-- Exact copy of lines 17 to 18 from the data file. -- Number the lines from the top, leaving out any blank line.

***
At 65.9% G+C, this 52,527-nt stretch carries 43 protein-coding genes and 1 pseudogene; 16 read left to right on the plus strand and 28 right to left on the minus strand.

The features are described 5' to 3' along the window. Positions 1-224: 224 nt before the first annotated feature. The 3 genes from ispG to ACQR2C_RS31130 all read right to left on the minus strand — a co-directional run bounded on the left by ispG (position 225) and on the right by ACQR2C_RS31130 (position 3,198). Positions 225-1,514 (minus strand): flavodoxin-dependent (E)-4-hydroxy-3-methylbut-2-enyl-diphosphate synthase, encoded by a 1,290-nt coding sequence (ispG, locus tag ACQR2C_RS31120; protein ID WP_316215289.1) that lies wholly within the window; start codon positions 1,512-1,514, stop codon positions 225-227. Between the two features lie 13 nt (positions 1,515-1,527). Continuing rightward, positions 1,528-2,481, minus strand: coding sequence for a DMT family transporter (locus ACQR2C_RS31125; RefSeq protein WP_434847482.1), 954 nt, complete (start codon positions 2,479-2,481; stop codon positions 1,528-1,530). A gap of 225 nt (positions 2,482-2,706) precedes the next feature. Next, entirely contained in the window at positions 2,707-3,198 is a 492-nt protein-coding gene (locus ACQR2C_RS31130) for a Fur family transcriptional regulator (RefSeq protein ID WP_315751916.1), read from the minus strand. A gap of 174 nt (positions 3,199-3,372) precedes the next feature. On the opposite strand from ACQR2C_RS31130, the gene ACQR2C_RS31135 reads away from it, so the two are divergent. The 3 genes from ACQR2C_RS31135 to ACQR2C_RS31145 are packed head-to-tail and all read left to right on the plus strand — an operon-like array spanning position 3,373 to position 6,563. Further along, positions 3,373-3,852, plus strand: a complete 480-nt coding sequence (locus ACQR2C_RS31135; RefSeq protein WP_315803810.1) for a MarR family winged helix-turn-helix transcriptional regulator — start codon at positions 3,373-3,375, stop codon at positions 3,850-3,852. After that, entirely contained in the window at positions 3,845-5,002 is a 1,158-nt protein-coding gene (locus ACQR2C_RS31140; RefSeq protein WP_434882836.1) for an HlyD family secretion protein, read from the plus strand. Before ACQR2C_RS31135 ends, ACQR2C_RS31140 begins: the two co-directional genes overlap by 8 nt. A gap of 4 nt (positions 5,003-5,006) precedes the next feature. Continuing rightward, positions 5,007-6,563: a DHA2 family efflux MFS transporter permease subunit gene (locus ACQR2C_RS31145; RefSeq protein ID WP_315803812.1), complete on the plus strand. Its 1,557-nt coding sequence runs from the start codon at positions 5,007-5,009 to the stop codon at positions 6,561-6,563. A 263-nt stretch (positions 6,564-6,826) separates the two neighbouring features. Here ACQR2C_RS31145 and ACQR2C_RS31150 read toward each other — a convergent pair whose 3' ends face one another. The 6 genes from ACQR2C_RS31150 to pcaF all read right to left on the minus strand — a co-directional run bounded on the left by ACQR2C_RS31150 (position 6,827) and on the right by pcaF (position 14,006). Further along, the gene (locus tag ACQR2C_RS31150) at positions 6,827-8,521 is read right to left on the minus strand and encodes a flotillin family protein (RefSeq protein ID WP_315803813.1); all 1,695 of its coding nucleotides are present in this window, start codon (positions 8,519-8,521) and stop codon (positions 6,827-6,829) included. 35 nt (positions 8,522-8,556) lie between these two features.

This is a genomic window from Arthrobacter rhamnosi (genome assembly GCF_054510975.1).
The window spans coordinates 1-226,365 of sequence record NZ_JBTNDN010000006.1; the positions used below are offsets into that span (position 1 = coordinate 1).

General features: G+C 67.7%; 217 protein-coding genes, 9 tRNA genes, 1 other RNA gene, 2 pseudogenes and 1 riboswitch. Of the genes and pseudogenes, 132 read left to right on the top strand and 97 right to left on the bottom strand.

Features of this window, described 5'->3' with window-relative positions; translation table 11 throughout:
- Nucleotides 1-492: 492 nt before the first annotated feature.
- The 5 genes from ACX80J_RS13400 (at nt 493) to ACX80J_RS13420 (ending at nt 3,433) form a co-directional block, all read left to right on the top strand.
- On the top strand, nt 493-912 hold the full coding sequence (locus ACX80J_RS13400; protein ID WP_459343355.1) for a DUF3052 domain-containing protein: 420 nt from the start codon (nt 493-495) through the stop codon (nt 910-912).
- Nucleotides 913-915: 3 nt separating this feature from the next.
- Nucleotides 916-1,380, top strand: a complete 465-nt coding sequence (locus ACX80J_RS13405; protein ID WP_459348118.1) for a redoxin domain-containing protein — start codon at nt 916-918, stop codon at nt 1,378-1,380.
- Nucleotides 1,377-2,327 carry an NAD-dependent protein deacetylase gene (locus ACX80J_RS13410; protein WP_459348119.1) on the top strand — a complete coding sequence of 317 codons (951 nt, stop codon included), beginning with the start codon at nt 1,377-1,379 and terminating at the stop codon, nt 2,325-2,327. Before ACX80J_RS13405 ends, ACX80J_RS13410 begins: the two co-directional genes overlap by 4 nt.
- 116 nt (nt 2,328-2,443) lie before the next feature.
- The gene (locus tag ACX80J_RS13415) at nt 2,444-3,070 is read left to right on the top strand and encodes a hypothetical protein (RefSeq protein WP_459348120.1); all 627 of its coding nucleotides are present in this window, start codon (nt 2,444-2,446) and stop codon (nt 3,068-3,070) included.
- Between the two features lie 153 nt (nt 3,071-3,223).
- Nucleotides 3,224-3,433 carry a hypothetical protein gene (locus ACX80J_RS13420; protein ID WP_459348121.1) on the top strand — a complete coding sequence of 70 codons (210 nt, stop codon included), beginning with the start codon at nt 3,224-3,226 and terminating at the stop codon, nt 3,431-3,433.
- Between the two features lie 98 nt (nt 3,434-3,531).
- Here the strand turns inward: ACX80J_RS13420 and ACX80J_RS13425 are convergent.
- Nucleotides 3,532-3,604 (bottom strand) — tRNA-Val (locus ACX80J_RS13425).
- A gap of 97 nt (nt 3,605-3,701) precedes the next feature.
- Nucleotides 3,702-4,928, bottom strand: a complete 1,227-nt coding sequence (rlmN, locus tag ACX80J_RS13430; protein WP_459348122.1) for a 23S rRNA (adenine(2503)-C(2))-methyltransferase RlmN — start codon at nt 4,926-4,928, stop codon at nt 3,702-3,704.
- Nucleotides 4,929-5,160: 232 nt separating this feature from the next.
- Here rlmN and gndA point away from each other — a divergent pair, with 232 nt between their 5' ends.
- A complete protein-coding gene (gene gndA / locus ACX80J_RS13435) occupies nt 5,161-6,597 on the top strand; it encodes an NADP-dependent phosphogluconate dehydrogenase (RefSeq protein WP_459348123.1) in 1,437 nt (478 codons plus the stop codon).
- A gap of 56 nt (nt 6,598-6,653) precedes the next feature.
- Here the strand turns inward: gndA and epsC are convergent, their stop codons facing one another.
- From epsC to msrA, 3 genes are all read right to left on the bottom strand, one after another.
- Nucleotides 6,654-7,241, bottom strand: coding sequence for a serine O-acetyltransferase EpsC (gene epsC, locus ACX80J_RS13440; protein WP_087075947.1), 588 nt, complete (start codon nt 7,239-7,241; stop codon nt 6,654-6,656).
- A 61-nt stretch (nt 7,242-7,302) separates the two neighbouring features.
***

- Between the two features lie 98 nt (nt 3,434-3,531).
- Here the strand turns inward: ACX80J_RS13420 and ACX80J_RS13425 are convergent.